TFSAs and RRSPs are both retirement accounts that offer immense tax benefits and can help you save for long-term goals. They are both sponsored by the government, have clear limits on how much you can contribute per year, and give you the option to grow your money through stocks, exchange-traded funds (ETFs), mutual funds, and other investments.
But beyond these similarities, TFSAs and RRSPs have some notable differences, which could make one more appropriate for you over the other.
What are those differences? And how do you know which one is right for you? Let’s look at the TFSA v. RRSP debate and find out.
What is a TFSA?
A Tax-Free Savings Account (TFSA) is a tax-advantaged savings account that can help you save for, well, pretty much anything. Whether you’re saving for a car, a house, or retirement, TFSAs allow you to save money without having to pay taxes on interest or investment earnings gained. You can use your TFSA contributions to invest in a wide variety of securities, including stocks, funds, GICs, mutual funds, or bonds.
The biggest advantage of TFSAs is their tax-free withdrawals. Unlike the RRSP, which requires you to pay taxes on any money withdrawn in retirement, you won’t have to worry about reporting your TFSA withdrawals on your tax filings. In addition to that, you can withdraw from your TFSA at any time, whether you’re retired or not.
With a TFSA, you have a yearly contribution limit. Contributing more than the limit could result in a penalty. But if you contribute less, your unused space rolls over into the next year.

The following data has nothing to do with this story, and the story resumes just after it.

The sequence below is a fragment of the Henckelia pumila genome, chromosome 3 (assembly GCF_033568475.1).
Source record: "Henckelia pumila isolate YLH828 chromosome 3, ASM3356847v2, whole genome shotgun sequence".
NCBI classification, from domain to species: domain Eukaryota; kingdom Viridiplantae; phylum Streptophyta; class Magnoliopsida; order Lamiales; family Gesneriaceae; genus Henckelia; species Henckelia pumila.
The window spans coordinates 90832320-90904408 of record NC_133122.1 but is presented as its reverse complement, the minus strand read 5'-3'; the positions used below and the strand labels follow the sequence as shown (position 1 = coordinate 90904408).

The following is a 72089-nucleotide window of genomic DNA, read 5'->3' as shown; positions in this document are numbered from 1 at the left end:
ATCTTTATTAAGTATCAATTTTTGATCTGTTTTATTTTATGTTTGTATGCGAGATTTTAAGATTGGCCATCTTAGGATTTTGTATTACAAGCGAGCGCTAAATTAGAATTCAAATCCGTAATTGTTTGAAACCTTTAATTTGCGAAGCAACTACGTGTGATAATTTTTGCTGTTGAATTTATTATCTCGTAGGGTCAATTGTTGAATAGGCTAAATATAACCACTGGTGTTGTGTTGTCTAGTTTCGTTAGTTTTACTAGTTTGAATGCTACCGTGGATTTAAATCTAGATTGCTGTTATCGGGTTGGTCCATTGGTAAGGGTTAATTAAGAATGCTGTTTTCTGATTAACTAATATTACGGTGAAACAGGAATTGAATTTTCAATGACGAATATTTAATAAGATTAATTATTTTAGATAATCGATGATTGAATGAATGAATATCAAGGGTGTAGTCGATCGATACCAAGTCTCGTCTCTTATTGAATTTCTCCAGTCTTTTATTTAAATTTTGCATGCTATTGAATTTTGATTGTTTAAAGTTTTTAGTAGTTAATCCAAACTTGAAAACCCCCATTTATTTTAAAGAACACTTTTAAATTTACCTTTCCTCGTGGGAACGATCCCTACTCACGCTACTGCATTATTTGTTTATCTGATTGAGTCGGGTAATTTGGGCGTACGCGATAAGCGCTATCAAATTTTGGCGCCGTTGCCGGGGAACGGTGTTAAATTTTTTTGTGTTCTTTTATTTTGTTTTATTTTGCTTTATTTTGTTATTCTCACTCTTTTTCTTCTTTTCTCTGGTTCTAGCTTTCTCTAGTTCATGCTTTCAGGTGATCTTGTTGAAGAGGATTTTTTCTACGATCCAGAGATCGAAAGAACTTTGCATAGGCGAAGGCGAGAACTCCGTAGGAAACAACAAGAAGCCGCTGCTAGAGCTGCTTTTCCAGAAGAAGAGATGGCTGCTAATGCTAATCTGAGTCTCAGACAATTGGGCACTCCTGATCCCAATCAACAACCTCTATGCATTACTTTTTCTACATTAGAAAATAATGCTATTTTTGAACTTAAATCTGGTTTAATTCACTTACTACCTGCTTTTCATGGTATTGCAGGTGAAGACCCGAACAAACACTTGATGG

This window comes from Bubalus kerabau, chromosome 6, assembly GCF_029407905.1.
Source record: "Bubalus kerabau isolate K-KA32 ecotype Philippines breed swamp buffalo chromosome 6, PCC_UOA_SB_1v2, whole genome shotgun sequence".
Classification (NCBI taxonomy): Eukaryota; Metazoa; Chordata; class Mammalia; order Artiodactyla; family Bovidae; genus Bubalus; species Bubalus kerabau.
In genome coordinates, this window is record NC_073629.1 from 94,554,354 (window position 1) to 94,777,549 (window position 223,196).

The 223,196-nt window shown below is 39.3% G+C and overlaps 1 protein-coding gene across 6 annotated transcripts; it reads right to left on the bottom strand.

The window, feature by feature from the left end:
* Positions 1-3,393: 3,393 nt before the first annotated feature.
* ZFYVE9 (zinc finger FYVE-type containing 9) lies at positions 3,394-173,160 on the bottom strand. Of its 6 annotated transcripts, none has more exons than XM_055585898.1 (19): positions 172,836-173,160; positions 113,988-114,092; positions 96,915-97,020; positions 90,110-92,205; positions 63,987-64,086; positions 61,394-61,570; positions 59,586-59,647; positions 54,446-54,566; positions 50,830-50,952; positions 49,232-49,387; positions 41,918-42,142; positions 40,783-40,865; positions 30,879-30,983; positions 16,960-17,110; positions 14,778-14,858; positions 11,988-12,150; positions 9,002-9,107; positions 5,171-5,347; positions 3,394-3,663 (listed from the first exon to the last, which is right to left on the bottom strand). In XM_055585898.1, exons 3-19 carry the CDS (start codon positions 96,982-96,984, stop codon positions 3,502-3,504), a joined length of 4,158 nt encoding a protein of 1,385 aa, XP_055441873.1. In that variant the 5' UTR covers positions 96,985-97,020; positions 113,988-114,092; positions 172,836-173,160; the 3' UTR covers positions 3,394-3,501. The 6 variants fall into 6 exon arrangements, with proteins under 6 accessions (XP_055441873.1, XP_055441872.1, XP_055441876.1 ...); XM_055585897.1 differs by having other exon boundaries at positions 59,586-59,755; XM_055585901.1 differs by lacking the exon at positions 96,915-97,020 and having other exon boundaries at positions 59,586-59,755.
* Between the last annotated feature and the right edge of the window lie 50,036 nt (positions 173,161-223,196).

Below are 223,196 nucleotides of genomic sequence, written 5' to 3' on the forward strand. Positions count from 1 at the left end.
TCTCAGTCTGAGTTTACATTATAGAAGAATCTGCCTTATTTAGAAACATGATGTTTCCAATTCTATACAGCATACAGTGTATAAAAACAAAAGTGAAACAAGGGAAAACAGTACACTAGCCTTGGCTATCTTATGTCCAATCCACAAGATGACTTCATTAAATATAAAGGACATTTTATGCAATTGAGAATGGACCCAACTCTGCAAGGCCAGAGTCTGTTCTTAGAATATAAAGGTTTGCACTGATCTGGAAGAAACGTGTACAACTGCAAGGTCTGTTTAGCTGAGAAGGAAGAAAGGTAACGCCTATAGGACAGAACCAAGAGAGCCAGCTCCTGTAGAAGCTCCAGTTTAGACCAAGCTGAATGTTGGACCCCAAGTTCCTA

What is an RRSP?
Like a TFSA, a Registered Retirement Savings Plan (RRSP) is a government-sponsored retirement account that helps you grow your retirement savings, while also taking advantage of some exciting tax breaks.
Perhaps the RRSP’s most exciting tax advantage is the ability to deduct contributions from your taxable income. For high-income earners, this could mean the difference between paying taxes in one tax bracket versus paying them in a lower one. In addition, you won’t pay taxes on your RRSP earnings. That means, whether you have your money invested in stocks, an exchange-traded fund, or a GIC, you don’t have to report gains on your tax filings.
Though you won’t pay taxes on earnings, you will pay taxes on whatever you withdraw. These taxes depend entirely on your marginal tax rate when you make the withdrawal. If you withdraw money from your RRSP when you’re not earning income (say, at 70), your marginal tax rate will be much lower than the tax rate you have now, helping you save more money on taxes.
Like the TFSA, your RRSP has contribution limits. The limits are either 18% of the previous year’s earned income or an amount specified by the CRA, whichever is less. Again, if you contribute more than the limit, you could pay a penalty, though if you contribute less, your unused contribution space rolls over into the next year.
TFSAs vs. RRSPs: At a glance